In the meantime, follow along as we work together towards Bazel 8:

If you have any questions or feedback, or would like to share something you’ve built, reach out to [email protected]. We would love to hear from you!

By the Google Bazel team

*Copyright © 2023 JetBrains s.r.o. JetBrains and IntelliJ are registered trademarks of JetBrains s.r.o

More Voices = More Bazel

Posted by Lyra Levin, Technical Writer, Software Engineering

Takeaways from the BazelCon DEI lunch panel

In front of a standing-room-only lunch panel, Minu Puranik asks us, “If there is one thing you want to change [about Bazel’s DEI culture], what would it be and why?”

We’d spent the last hour on three main themes: community culture, fostering trust, and growing our next generation of leaders. Moderated by Minu, the Strategy and Operations leader for DeveloperX & DevRel at Google, our panel brought together a slate of brilliant people from underrepresented genders and populations of color to give a platform to our experiences and ideas. Together with representatives and allies in the community, we explored methods to building inclusivity in our open source community and sought a better understanding of the institutional and systemic barriers to increasing diversity.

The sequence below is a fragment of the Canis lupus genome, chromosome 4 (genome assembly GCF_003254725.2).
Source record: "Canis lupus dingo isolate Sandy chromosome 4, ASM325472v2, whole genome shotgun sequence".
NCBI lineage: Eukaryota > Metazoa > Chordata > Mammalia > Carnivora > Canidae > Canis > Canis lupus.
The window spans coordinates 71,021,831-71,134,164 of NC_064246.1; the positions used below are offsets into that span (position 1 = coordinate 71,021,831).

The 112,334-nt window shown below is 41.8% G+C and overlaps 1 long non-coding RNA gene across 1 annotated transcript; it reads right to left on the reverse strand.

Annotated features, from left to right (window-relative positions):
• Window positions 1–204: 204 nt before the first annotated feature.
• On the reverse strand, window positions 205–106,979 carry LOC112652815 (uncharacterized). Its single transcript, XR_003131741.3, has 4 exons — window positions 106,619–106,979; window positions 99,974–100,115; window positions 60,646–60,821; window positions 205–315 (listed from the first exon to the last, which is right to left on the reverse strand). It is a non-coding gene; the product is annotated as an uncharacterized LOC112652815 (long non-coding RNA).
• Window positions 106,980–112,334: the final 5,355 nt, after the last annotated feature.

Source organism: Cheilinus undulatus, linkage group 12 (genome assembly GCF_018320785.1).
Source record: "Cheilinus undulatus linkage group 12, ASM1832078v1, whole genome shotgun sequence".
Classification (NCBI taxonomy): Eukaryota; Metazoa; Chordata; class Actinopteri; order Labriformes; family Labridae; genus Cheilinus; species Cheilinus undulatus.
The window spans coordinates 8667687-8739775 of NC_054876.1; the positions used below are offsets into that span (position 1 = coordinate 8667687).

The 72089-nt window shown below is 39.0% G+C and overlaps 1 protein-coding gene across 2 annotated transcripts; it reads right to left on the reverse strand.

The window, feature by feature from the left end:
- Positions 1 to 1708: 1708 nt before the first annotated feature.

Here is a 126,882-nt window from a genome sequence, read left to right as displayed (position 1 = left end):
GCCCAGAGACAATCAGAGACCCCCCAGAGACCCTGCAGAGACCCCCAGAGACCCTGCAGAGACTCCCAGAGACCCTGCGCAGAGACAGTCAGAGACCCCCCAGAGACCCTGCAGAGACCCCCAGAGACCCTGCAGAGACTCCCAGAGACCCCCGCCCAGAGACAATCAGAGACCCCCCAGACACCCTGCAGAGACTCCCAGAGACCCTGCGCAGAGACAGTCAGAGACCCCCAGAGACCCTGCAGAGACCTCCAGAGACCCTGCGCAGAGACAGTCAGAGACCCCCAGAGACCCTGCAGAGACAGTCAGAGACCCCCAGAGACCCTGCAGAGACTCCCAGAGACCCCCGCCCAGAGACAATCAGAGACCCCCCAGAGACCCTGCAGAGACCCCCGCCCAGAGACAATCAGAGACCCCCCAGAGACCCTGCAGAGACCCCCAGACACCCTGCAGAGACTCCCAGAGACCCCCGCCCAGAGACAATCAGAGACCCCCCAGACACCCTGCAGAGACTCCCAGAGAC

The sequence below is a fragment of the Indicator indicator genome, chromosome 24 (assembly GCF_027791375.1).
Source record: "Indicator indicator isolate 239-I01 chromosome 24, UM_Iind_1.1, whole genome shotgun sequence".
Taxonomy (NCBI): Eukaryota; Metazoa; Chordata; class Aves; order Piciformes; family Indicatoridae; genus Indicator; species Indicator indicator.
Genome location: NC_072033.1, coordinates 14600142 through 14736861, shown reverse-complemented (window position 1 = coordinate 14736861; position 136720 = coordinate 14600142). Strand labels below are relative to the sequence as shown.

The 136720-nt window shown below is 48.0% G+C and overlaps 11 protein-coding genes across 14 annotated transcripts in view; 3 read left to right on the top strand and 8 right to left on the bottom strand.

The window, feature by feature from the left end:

Culture defines how we act, which informs who feels welcome to contribute. Studies show that diverse contributor backgrounds yield more and better results, so how do we create a culture where everyone feels safe to share, ask questions, and contribute? Helen Altshuler, co-founder and CEO of EngFlow, relayed her experience, “Having people that can have your back is important to get past the initial push to submit something and feeling like it’s ok. You don’t need to respond to everything in one go. Last year, Cynthia Coah and I gave a talk on how to make contributions to the Bazel community. Best practices which we can apply as a Bazel community: better beginners’ documentation, classifying GitHub issues as "good first issue", and having Slack channels where code owners can play a more active role.” Diving further, we discussed the need to make sure new contributors get positive, actionable feedback to reward them with context and resources, and encourage them to take the risk of contributing to the codebase.